Health & Environmental Research Online (HERO)


Ethylbenzene


2,446 References Were Found:

Technical Report
Technical Report

Letter Health Consultation; Assessment of Cancer Incidence from the Louisiana Tumor Registry (1988-2008) Data for the Hwy 71/72 Refinery Site, Bossier City Parish, Lousiana, January 28, 2013

(2013) HERO ID: 2859581

[Less] In June 2000, the Louisiana Department of Health and Hospitals/Office of Public Health/Section of Environmental . . . [More] In June 2000, the Louisiana Department of Health and Hospitals/Office of Public Health/Section of Environmental Epidemiology and Toxicologys (LDHH/OPH/SEET) and the Agency for Toxic Substances and Disease Registry (ATSDR) authored the Hwy 71/72 Public Health Assessment (PHA). As part of LDHH/OPH/SEETs environmental health investigation for the Hwy 71/72 site, and as follow-up to the recommendation made in the June 2000 PHA, LDHH has evaluated cancer incidence data (1988-2008) for the zip code areas 71111 and 71112 for types of cancers related to benzene, toluene, ethylbenzene, and xylene exposures. According to the PHA (June 2000), the Highway 71/72 site was classified as a public health hazard because the long term exposure to benzene levels in the indoor air would pose an unacceptable cancer risk for long term residents. The following letter provides the results of SEETs cancer incidence assessment.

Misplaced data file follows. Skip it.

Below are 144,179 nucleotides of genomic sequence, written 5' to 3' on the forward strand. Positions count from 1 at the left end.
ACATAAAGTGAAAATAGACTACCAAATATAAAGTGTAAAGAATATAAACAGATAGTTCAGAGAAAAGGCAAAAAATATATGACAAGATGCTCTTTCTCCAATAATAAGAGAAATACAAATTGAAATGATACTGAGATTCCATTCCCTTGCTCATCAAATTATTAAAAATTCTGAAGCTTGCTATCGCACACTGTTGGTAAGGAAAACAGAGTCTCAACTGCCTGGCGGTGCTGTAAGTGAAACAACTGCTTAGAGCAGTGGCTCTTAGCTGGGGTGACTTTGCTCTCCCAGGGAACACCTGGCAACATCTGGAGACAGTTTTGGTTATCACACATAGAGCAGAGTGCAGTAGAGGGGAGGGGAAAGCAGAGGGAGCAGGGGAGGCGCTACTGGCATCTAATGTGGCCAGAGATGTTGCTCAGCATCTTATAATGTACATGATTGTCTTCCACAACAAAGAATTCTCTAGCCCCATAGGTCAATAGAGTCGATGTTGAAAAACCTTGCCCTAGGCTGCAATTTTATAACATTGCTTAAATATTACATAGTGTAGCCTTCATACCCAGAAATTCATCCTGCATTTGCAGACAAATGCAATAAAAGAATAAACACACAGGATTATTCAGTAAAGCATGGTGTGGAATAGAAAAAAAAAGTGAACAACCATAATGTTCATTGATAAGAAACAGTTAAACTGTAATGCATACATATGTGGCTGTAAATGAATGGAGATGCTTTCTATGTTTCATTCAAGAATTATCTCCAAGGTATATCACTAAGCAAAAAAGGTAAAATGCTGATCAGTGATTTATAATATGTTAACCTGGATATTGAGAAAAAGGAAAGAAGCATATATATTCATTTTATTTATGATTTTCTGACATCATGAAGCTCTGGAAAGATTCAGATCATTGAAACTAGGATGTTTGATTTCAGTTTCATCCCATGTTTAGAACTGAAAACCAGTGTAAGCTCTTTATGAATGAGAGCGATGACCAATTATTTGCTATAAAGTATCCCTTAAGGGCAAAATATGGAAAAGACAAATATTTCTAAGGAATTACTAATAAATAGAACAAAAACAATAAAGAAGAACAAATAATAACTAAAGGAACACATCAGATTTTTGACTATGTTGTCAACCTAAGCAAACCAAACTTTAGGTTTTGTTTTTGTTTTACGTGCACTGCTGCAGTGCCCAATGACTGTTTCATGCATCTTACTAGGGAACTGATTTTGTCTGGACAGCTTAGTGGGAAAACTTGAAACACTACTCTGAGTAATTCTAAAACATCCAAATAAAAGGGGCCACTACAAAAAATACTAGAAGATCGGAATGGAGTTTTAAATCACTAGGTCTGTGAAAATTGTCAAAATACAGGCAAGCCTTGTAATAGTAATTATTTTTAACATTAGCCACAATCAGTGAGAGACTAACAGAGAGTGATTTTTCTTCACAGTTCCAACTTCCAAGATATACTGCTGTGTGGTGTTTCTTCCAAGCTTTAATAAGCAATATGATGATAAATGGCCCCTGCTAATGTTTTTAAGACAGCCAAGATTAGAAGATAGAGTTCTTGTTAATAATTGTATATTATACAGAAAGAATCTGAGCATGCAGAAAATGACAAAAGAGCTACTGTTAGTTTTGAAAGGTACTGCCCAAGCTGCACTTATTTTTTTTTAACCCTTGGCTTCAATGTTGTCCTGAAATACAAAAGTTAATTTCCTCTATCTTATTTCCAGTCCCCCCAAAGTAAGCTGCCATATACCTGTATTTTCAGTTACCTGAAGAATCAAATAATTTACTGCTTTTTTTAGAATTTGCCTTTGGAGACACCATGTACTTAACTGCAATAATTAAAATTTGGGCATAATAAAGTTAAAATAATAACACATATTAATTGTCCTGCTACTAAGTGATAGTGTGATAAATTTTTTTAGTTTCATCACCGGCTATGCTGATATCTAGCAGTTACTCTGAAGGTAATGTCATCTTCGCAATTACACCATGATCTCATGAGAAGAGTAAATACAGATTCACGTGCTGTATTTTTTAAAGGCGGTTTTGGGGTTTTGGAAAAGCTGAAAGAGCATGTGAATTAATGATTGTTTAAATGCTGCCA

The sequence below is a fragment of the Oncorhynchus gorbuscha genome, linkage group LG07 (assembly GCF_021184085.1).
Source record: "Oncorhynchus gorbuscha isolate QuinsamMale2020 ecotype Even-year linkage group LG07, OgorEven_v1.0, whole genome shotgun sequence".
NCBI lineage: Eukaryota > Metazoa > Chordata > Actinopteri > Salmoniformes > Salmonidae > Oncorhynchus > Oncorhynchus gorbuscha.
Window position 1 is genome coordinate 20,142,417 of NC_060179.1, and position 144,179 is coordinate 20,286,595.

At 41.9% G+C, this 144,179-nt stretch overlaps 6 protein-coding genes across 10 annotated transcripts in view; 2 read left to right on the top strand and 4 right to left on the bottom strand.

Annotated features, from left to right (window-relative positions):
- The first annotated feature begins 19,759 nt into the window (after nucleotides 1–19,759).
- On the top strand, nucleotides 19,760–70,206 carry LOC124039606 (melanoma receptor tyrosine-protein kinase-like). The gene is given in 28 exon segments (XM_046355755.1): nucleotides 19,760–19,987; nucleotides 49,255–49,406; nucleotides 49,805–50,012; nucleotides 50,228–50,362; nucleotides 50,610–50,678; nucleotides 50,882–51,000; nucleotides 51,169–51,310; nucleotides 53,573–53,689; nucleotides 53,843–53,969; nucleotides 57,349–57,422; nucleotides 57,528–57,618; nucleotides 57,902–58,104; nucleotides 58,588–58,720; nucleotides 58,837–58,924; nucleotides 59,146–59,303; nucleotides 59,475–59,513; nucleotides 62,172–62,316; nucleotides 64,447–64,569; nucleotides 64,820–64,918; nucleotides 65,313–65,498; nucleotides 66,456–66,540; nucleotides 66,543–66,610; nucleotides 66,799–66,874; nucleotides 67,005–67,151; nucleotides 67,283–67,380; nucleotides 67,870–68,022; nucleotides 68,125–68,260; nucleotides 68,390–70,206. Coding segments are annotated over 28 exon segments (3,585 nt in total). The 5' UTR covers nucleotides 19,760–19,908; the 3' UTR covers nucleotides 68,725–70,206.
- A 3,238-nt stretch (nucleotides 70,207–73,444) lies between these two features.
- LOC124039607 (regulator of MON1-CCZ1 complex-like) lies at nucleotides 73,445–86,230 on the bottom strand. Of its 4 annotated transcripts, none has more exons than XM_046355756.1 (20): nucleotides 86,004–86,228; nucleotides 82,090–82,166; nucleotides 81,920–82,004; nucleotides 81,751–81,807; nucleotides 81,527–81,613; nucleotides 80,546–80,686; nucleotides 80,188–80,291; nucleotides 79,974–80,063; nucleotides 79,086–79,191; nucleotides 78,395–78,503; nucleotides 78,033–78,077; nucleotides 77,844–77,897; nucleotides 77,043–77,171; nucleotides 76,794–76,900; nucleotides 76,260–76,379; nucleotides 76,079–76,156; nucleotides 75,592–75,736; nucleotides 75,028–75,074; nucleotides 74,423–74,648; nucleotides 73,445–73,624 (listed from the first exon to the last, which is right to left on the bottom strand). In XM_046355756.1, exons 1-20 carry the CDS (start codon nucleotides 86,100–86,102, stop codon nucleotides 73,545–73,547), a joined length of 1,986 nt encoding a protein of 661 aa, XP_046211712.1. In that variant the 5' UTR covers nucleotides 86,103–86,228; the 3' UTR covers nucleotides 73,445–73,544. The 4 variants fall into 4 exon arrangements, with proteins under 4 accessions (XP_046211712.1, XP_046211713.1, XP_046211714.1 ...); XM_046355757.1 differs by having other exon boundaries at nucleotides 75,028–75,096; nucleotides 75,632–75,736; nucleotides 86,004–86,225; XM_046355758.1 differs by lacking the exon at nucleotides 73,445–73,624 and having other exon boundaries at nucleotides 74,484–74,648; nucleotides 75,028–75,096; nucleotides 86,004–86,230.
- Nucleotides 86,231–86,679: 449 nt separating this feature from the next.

Technical Report
Technical Report

Report on Carcinogens (RoC) Concept: Cumene

(2013) HERO ID: 2858986

[Less] Cumene (CASRN 98-82-8, isopropylbenzene) is an alkylated benzene found in fossil fuels, such as blended . . . [More] Cumene (CASRN 98-82-8, isopropylbenzene) is an alkylated benzene found in fossil fuels, such as blended gasoline and kerosene, and products of incomplete combustion (IARC2012). It has a gasoline-like odor and can exist as a vapor in ambient air. Cumene is structurally similar to benzene, toluene, styrene, xylene, and ethylbenzene. It is a high production volume chemical in the United States with the majority of its use in the synthesis of acetone and phenol. Cumene has been selected as a candidate substance for the RoC based on widespread current U.S. exposure and an adequate database of cancer studies. Exposure to cumene comes from the use of fossil fuels, solvents, and cigarette smoke. The National Toxicology Program (NTP) completed a series of cumene inhalation toxicology and carcinogenesis studies (NTP 2009) and disposition and metabolism studies in rats and mice.